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The DURAND-CANTON Family: A Peek at Waldensian Life

By Ronald F. Malan

According to the parish register, Marie Durand-Canton was christened on 6 November 1695 at Rorà, a small village outside Torre Pellice, Torino, Italy. The Waldensian church (called a temple) had been destroyed there, as had been those elsewhere, so she was probably christened at home or perhaps even in the open in the older Waldensian style.

In 1718 she married Jacques Blanchot. Their granddaughter, Marie Marguerite Blanchot, married Daniel Malan; and their grandson was Jean (anglicized as John) Daniel Malan, the immigrant.

Until we began researching in the notary records, all we knew of Marie’s family was that she was the daughter of Antoine Durand-Canton (born about 1668, died 1731) and Jeanne Bonnet, and that Antoine was the son of a Barthélemy. Antoine’s mother was unknown.

The Durand-Cantons used a compound surname because there were so many Durands in Rorà that some years before, it had become difficult to distinguish among them. Another branch became known as the Durand-Ruets, while some remained simply Durands.

The “Canton” part referred to where the family lived, in the western quarter of Rorà, whereas the “Ruet” part referred to that branch’s occupation, involving the spinning machine.

In 1706, Antoine and his family sheltered Victor Amedée II, Duke of Savoy, who was fleeing from the French troops that had invaded Savoy. The Duke had barely escaped as the French had surrounded Torino.

In gratitude, the duke left his personal cup and a silver spoon to Antoine, and granted the family the privilege of burying their dead in their own family garden. This privilege was only revoked late in the 19h century, because of health and sanitation concerns.

That was a desirable grant, for the Waldensians had experienced great sufferings about burials. When Catholics took over during the frequent periods of persecution, Waldensians were forbidden to bury their dead among any Catholics—who were using the formerly Waldensian cemetery. Records show that Waldensian “heretics” were disinterred from what had been accepted cemeteries, the remains being burned or simply scattered.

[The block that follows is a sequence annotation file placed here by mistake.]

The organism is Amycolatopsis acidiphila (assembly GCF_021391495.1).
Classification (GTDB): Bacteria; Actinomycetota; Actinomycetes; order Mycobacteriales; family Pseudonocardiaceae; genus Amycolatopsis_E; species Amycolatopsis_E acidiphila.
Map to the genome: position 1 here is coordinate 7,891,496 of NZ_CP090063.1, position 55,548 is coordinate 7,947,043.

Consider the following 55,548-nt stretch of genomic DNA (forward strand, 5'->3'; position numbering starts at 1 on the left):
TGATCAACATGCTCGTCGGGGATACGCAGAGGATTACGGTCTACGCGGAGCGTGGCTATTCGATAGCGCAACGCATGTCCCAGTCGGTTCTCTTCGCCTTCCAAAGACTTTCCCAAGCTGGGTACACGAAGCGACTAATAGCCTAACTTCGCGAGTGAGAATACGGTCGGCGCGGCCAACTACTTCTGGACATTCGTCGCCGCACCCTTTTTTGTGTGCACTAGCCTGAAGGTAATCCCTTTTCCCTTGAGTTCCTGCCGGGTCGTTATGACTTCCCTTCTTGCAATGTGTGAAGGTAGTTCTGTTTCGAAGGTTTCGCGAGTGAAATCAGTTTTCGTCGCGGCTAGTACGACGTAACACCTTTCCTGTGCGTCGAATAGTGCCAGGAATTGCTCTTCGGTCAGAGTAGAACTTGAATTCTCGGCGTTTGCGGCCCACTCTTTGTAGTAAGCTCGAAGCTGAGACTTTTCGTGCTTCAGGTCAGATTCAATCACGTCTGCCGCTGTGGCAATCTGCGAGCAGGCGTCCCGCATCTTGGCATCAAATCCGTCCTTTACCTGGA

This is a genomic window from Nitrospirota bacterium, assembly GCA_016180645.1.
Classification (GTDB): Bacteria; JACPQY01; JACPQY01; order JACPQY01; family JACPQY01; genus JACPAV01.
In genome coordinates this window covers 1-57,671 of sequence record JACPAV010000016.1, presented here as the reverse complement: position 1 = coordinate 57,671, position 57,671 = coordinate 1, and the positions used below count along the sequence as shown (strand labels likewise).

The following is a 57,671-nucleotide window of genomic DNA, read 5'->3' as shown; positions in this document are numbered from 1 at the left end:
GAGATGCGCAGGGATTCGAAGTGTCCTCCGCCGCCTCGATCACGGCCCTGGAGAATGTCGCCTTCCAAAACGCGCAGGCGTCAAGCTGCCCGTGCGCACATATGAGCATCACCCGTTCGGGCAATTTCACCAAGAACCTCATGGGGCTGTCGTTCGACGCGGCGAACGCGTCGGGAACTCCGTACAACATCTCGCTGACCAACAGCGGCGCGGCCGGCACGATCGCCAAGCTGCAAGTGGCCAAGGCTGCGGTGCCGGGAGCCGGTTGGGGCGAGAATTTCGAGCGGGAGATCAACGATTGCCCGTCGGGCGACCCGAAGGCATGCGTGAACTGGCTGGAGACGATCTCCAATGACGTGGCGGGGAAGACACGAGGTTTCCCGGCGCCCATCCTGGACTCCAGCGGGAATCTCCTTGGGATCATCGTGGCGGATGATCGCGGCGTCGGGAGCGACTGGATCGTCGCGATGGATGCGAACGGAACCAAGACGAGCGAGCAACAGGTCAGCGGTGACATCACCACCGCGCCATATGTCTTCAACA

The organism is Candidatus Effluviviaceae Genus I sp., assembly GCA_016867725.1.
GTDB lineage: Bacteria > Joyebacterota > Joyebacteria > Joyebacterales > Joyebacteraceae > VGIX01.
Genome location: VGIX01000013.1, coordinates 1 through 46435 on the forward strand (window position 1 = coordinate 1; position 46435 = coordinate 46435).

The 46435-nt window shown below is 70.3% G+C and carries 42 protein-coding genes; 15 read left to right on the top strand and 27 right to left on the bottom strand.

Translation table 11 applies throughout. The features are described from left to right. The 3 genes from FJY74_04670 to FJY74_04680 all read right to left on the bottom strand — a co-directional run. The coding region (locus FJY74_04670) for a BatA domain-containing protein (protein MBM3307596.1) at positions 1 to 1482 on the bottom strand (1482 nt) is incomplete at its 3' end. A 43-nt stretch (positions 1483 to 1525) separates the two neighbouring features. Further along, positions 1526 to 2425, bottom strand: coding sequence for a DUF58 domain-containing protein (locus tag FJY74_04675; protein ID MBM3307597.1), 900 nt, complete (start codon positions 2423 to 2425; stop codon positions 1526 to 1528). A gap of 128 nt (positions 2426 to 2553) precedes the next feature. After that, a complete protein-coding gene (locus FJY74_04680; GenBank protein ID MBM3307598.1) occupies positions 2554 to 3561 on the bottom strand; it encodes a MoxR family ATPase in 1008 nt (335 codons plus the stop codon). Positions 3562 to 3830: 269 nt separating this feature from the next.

But what is truly impressive is the willingness of the Waldensians in general and of Antoine Durand-Canton and his family in particular, to hide the duke. He had persecuted them severely; it had been he who in 1685 had ordered the extermination order of 1685; by his orders, his attacking armies had killed any Waldensian who had resisted the invasion and had imprisoned all the others they could round up, herding them into prisons, castles, and dungeons in the towns on the plains. Competent historians estimate some 12,000 Waldensians perished in that extermination attempt.

During the winter, under intense pressure from the Protestant nations, the duke finally relented and ordered the survivors—fewer than 3,000 people—to perpetual exile. Without food, water, or shelter during the winter, the rest had died.

In fact, we learn from a study of the records of the exile and its survivors that Antoine’s own father, Barthélemy, had been a victim of the Duke’s cruelty. Among the exiles who were forced, by armed guard, to march over the Alps in February, 1686, Barthélemy had died along the way from the effects of some nine months in prison without food or water (except what a few townspeople could smuggle the prisoners under cover of darkness), or shelter.

The notary records also reveal that Antoine served as mayor of Rorà at least three times (there are gaps in the records), town councilor at least once, town auditor at least three times, and tax collector at least once (the tax money went to the duke).

And the notary records identify Antoine’s wife as Jeanne Bonnet. The exile records show that she was born in 1666, the daughter of Estienne Bonnet and his wife Maria Gignous-Janavel, a daughter of the famous Captain Giosuè Janavel, whose exploits with a few dozen followers defeated the 6,000 member army of the Duke of Savoy and who, as a result, had been banished to Geneva in exchange for the safety of his people. (In 1685, that guarantee was entirely cast aside by the Duke, of course.)

The notary records also identify Barthélemy’s father Gioanni (French: Jean; English: John), who appears in 45 records, serving 6 times as mayor of Rorà and 11 times as town councilor.

Being auditor was not an easy task. When in hard times families couldn’t pay their taxes to the duke, the auditor had to make up the difference. One act records the adult children of one such family reimbursing Barthélemy for taxes their deceased Gioanni hadn’t been able to pay years before.

In the context of that family history, it is indeed remarkable that Antoine was willing to shield the Duke from the French in 1706.

(Adapted from The Malan Monitor, Fall 1993 pages 1-2; Spring 1994 page 4; and the June and November 1998 issues)

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